7. “Insecurity in the region has been compounded by the entry of NRT”
i) The number of cattle rustling incidents in NRT member conservancies dropped from 90 in 2017 to 66 in 2018.
ii) There was a 74% drop in the number of lives lost in security incidents in 2018
iii) Road banditry has also decreased, from 22 reported cases in the landscape in 2017, to 15 in 2018.
iv) Elephant poaching for ivory has dropped 97% in community conservancies since 2012.
8. “NRT has altered the power and traditional governance structures of the local communities by appointing conservancy managers, security scouts and members of the conservancy boards who have effectively taken over the traditional decision-making roles of the community elders.”
9. “NRT has imposed its influence on the management of resources by reducing the grazing area of pastoralists. And a good example is the Biliqo-Conservancy where herders mostly from the Borana community were moved out and they no longer have access to their traditional grazing land.”
i) NRT, through the community conservancies recognize the traditional structures governing natural resources and conflict mitigation, that have been in place within these communities for decades. The Biliqo Bulesa grazing committee of elders reinforces the traditional Borana D’eeda grazing system, working with and not against it. This applies to all other community conservancies where traditional structures exist.
ii) NRT does not have the authority or ability to appoint or sack community conservancy staff or boards. It is the responsibility of the community conservancies. Each community conservancy has a board of directors, democratically elected by the community. They oversee elected finance, grazing, and peace committees, as well as the conservancy manager, accountant, head of rangers, and conservancy drivers. NRT has no involvement in these processes, except to provide leadership and management training to those that want it, to build capability in conservancies to promote effective governance which complements traditional structures.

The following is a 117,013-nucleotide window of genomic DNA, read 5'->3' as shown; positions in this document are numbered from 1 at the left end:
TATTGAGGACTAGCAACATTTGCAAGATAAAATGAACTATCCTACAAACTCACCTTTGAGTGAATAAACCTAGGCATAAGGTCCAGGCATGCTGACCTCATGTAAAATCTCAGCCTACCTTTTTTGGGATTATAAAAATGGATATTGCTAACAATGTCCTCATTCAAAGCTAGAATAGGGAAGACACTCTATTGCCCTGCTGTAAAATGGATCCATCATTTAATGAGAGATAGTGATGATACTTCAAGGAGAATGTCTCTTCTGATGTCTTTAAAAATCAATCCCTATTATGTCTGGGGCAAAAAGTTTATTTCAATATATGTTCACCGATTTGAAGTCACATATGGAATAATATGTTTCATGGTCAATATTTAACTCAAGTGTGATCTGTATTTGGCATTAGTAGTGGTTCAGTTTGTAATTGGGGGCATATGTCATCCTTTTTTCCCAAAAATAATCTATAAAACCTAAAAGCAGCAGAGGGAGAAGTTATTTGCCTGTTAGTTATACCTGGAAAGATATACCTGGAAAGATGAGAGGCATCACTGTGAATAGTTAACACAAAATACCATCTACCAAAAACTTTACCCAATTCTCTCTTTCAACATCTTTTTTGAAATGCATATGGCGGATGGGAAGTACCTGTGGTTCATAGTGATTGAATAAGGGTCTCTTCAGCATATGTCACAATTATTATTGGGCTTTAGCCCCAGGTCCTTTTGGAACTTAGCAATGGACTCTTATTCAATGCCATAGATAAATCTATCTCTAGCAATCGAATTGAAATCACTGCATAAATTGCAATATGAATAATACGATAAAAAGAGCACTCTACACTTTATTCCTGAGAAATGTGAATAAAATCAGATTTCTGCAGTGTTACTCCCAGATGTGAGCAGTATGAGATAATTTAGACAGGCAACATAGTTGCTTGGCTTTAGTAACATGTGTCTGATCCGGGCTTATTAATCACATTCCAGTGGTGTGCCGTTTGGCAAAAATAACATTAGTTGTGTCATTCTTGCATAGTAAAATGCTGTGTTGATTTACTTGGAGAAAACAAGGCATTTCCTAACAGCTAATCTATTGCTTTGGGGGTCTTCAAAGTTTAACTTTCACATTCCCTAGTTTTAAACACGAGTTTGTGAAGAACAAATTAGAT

10. “The communities interviewed claimed that they were not fully aware of the implications of setting up conservancies in the vast area and they were also not consulted before it was established.”
11. “Most of those interviewed said they had neither seen the agreement nor are they aware of its provisions”.
i) A Memorandum Of Understanding (MOU) has been signed between NRT and Biliqo Bulesa Conservancy (and all community conservancies under the NRT umbrella), which outlines technical and financial support expectations. The MOU is available for any community member to see at Biliqo Bulesa Headquarters, or upon request to the board and/or manager. It is a three year renewable partnership MOU that helps to manage expectations and explain the role of partners. MOUs are not legally binding. MOUs have termination clauses in it that allow any partner to terminate the partnership. It is simply a professional instrument used in these relationships aimed at building transparency and managing expectations in the partnerships.
12. “Recently, the dominant Borana community protested after the NRT identified and embarked on constructing five tourist camps in resource-rich areas of the Chari Rangeland.”
i) This is another wild allegation with no basis in evidence. There are no tourist camps in the Charri Rangeland – and in any case, any infrastructure built in Biliqo Bulesa must be approved by the community and the Isiolo County Government. NRT has no plans in the near future to help the community develop tourist camps here, unless requested to by Isiolo County Government and the community of Biliqo Bulesa. NRT does not own any tourist camps anywhere, and don’t make money from tourism.
13. “The conflicts have occasionally resulted in herders being shot and injured by security teams guarding the conservancies for grazing their animals inside the restricted areas.Those interviewed accuse the NRT anti-poaching unit called 9-2 for the killings and injuries.”
i) 9-2 is a team of rapid-response rangers that operate on a regional level under the mandate and chain of command of the Kenya Police, and in strict adherence to the laws of Kenya. This means that no operation occurs without the knowledge and approval of the Police, and these are frequently joint operations with the government security teams. These rapid response rangers have been granted National Police Reservist status by the Kenya Police, which means that they are provided with government weapons by the police, which they are authorised to carry whilst on duty. These rangers have the authority to make arrests in strict adherence to the law. The mandate of both the conservancy rangers and the rapid response rangers is to ensure the safety of people and wildlife.